Thubron’s latest, “The Amur River: Between Russia and China,” is hence not entirely new territory for him. Though the Amur, called the Heilongjiang in Chinese, is longer than the Indus and as politically consequential as the Rio Grande, it remains largely unknown in the West. Beginning about 500 miles east of Russia’s Lake Baikal and almost that far from any significant human settlement, it spills into the Pacific just past the grim, Russian harbor town of Nikolaevsk, Thubron’s final stop. Because it forms the border between Russia and China for more than 1,000 miles, much of its length is off limits even to travelers as determined as Thubron. Perhaps to make up for it, he begins his journey at the source of the source: the marshlands of northern Mongolia where another river, the Onon, is born in a trickle that, when it crosses into Russia, becomes the Shilka and eventually the Amur.

Even where it is not a highly militarized border zone, this is forbidding country. In Mongolia, Thubron passes through the Khenti Strictly Protected Area, a vast reserve of mountain, swamp and steppe that includes the birthplace and legendary burial site of Genghis Khan. There are no roads, so he travels on horseback with local guides, and breaks an ankle and two ribs for his effort. In Russia, the climate is bleak, the isolation profound. Already sparse populations are dwindling fast. Only on the Chinese side, where Thubron spends relatively little time, is there much infrastructure or social vitality. There, cities are sprouting almost overnight, forests giving way to factories and farms.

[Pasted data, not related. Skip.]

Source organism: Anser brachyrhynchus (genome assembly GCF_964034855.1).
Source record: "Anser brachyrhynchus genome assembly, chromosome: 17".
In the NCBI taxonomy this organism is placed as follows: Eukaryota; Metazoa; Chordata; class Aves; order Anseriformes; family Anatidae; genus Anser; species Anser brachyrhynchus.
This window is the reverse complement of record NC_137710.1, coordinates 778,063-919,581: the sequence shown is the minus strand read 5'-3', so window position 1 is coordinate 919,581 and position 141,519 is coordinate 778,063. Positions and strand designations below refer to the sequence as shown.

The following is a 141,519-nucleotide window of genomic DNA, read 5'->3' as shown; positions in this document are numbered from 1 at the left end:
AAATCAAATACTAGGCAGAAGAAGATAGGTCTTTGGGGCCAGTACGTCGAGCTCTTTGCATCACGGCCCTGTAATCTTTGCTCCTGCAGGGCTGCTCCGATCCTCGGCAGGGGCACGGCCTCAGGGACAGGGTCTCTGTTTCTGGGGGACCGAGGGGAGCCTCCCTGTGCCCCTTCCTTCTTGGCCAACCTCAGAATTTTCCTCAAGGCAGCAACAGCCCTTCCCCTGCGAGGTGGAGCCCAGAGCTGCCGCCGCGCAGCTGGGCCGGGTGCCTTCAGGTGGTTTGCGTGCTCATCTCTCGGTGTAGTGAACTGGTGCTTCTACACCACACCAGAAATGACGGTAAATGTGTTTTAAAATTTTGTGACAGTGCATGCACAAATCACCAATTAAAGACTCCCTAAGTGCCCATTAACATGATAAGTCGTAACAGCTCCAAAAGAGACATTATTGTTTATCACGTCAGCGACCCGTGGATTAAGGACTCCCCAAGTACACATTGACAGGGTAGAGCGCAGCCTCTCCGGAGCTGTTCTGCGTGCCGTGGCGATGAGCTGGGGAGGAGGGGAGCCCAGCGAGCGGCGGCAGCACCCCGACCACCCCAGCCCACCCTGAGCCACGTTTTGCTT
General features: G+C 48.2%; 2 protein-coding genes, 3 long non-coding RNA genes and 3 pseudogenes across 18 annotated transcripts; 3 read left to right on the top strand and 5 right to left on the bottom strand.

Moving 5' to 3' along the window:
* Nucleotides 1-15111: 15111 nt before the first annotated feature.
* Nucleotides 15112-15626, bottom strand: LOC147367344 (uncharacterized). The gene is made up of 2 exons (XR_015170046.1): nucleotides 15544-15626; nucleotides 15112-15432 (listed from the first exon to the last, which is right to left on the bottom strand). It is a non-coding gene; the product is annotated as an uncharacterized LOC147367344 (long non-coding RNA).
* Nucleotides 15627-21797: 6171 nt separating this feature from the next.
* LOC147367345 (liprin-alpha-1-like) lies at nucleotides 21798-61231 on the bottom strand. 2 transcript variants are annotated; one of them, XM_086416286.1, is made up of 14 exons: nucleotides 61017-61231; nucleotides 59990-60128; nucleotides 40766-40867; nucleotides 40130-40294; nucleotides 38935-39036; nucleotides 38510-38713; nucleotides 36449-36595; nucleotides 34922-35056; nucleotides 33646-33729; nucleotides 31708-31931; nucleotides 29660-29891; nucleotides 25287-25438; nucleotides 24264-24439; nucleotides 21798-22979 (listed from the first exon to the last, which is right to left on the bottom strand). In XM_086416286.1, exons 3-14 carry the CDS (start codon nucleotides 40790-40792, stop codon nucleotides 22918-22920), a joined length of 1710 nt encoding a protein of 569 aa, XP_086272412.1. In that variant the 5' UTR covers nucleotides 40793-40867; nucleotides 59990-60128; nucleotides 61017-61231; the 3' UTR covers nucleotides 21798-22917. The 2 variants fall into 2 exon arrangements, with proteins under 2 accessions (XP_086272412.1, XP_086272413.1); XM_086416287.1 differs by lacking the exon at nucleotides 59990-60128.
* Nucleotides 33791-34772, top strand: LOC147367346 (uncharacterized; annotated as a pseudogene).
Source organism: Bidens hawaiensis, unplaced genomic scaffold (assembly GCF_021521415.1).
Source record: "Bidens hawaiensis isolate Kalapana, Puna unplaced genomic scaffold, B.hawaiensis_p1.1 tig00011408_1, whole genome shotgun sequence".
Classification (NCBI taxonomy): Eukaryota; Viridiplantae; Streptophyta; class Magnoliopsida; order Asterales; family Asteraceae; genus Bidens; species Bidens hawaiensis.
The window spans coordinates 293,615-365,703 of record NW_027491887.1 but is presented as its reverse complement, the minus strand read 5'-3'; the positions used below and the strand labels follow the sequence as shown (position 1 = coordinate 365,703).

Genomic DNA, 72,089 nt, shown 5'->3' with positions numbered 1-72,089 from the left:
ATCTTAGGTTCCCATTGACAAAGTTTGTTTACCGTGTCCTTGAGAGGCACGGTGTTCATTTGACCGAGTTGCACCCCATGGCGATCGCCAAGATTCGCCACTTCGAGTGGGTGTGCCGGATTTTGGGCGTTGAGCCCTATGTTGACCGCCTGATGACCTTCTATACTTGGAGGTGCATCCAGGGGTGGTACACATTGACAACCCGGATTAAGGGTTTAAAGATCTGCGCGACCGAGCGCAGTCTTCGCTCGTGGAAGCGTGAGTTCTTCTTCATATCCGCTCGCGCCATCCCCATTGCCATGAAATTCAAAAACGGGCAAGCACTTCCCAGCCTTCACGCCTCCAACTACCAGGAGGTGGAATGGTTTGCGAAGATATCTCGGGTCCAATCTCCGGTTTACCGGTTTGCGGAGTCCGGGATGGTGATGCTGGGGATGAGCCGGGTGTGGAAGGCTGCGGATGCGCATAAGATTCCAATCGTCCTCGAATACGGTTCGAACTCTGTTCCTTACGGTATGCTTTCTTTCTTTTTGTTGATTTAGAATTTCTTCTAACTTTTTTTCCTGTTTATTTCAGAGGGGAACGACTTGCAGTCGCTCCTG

Thubron hires guides, hitches rides, hops a train when he has to, and chats up whomever he can. The Russians, it turns out, fear and resent the Chinese. The Chinese feel much the same about the Russians, though with perhaps less fear than contempt. Their shared history is not a pretty one. In 1689, after Manchu armies uprooted Cossacks from forts they had established throughout the region, the czar ceded the Amur basin and much of Siberia to Beijing. By the mid-19th century, China had been hobbled by rapacious European powers, including and particularly by Britain. In 1858, Russia took back all lands north of the Amur. It was hardly worth it. The Amur, difficult to navigate even when it wasn’t frozen, formed a poor highway to the Pacific. The towns that Thubron visits on the Russian side are dour, alcoholic, near-abandoned. On the Chinese side, new cities “gleam with the future.” There, the pace of change is so furious, the past is all but lost.

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